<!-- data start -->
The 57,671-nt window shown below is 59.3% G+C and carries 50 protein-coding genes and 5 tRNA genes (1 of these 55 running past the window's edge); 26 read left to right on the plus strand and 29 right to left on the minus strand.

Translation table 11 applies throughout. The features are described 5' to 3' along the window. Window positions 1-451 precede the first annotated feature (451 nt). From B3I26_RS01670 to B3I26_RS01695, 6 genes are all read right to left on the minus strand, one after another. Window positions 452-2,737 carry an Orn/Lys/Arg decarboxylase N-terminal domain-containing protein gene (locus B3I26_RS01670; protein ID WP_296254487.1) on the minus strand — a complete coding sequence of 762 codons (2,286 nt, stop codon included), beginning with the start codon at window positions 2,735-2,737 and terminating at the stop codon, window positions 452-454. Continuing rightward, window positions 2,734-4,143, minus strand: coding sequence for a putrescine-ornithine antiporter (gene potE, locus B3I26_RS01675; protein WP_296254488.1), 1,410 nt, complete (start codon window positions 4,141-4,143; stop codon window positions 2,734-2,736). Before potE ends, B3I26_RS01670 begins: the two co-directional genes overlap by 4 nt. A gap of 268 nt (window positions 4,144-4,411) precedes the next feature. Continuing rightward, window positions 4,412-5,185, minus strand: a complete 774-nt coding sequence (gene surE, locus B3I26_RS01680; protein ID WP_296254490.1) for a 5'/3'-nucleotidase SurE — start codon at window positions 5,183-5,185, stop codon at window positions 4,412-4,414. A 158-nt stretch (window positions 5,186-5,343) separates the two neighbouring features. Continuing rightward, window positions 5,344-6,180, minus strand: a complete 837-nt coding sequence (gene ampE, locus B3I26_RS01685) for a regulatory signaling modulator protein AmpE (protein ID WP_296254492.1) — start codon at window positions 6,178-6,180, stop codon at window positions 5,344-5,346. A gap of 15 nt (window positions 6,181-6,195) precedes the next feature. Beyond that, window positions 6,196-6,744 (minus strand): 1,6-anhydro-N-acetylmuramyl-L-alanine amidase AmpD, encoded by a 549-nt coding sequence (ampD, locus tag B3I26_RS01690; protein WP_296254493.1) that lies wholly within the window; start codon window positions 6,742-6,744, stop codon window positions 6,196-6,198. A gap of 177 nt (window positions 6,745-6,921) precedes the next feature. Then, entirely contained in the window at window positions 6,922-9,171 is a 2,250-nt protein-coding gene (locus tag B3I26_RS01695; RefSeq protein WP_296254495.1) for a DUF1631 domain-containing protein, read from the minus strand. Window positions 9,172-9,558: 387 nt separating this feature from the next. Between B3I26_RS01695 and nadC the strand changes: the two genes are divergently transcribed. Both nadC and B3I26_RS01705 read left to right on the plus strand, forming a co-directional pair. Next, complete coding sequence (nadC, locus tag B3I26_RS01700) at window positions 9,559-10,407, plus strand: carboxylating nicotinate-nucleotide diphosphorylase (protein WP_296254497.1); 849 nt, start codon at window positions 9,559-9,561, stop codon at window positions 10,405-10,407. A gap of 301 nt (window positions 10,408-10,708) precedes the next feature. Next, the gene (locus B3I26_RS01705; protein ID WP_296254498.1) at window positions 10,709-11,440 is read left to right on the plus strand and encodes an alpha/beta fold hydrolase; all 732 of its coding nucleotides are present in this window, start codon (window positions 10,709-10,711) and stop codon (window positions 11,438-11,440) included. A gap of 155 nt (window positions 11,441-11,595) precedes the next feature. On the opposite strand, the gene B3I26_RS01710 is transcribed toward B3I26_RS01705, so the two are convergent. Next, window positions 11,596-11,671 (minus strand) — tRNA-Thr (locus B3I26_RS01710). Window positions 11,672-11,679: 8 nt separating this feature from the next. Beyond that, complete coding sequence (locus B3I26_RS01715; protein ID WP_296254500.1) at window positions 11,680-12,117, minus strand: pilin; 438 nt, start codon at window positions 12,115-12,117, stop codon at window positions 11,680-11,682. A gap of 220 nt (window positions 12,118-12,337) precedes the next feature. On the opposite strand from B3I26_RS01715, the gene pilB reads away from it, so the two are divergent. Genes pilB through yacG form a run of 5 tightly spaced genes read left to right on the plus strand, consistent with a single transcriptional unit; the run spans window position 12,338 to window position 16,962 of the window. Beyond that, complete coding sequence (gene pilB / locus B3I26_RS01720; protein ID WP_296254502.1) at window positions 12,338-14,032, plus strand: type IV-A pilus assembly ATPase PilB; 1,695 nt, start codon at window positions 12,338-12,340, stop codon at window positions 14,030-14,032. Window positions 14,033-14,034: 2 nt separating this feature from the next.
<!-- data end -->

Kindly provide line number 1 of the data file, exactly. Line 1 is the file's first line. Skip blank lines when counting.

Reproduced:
The 57,671-nt window shown below is 59.3% G+C and carries 50 protein-coding genes and 5 tRNA genes (1 of these 55 running past the window's edge); 26 read left to right on the plus strand and 29 right to left on the minus strand.